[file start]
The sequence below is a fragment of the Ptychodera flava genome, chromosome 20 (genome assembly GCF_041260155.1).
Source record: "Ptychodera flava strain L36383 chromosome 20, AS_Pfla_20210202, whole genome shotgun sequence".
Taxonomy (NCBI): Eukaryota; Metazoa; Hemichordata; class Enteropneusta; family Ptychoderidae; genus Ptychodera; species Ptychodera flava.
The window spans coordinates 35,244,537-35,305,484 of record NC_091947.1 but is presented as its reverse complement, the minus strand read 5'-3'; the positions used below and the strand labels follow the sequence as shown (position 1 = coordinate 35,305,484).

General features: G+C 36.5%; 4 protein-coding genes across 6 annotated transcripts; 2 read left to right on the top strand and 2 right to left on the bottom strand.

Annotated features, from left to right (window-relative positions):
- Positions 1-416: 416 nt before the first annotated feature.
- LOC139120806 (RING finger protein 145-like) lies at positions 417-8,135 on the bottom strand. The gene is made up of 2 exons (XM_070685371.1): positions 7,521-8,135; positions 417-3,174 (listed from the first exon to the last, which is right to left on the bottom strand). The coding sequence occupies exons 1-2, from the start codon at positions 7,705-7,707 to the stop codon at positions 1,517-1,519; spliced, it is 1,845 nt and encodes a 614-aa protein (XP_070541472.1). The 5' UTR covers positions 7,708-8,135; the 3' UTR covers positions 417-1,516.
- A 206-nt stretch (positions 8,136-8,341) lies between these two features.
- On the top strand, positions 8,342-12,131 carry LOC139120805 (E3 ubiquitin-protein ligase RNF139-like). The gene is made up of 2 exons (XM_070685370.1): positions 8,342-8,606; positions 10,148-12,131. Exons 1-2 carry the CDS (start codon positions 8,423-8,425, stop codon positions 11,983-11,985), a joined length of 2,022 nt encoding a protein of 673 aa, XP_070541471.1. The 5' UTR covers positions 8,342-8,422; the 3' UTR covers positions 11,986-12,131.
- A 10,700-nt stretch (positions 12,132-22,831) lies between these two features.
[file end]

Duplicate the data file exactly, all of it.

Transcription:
The sequence below is a fragment of the Ptychodera flava genome, chromosome 20 (genome assembly GCF_041260155.1).
Source record: "Ptychodera flava strain L36383 chromosome 20, AS_Pfla_20210202, whole genome shotgun sequence".
Taxonomy (NCBI): Eukaryota; Metazoa; Hemichordata; class Enteropneusta; family Ptychoderidae; genus Ptychodera; species Ptychodera flava.
The window spans coordinates 35,244,537-35,305,484 of record NC_091947.1 but is presented as its reverse complement, the minus strand read 5'-3'; the positions used below and the strand labels follow the sequence as shown (position 1 = coordinate 35,305,484).

General features: G+C 36.5%; 4 protein-coding genes across 6 annotated transcripts; 2 read left to right on the top strand and 2 right to left on the bottom strand.

Annotated features, from left to right (window-relative positions):
- Positions 1-416: 416 nt before the first annotated feature.
- LOC139120806 (RING finger protein 145-like) lies at positions 417-8,135 on the bottom strand. The gene is made up of 2 exons (XM_070685371.1): positions 7,521-8,135; positions 417-3,174 (listed from the first exon to the last, which is right to left on the bottom strand). The coding sequence occupies exons 1-2, from the start codon at positions 7,705-7,707 to the stop codon at positions 1,517-1,519; spliced, it is 1,845 nt and encodes a 614-aa protein (XP_070541472.1). The 5' UTR covers positions 7,708-8,135; the 3' UTR covers positions 417-1,516.
- A 206-nt stretch (positions 8,136-8,341) lies between these two features.
- On the top strand, positions 8,342-12,131 carry LOC139120805 (E3 ubiquitin-protein ligase RNF139-like). The gene is made up of 2 exons (XM_070685370.1): positions 8,342-8,606; positions 10,148-12,131. Exons 1-2 carry the CDS (start codon positions 8,423-8,425, stop codon positions 11,983-11,985), a joined length of 2,022 nt encoding a protein of 673 aa, XP_070541471.1. The 5' UTR covers positions 8,342-8,422; the 3' UTR covers positions 11,986-12,131.
- A 10,700-nt stretch (positions 12,132-22,831) lies between these two features.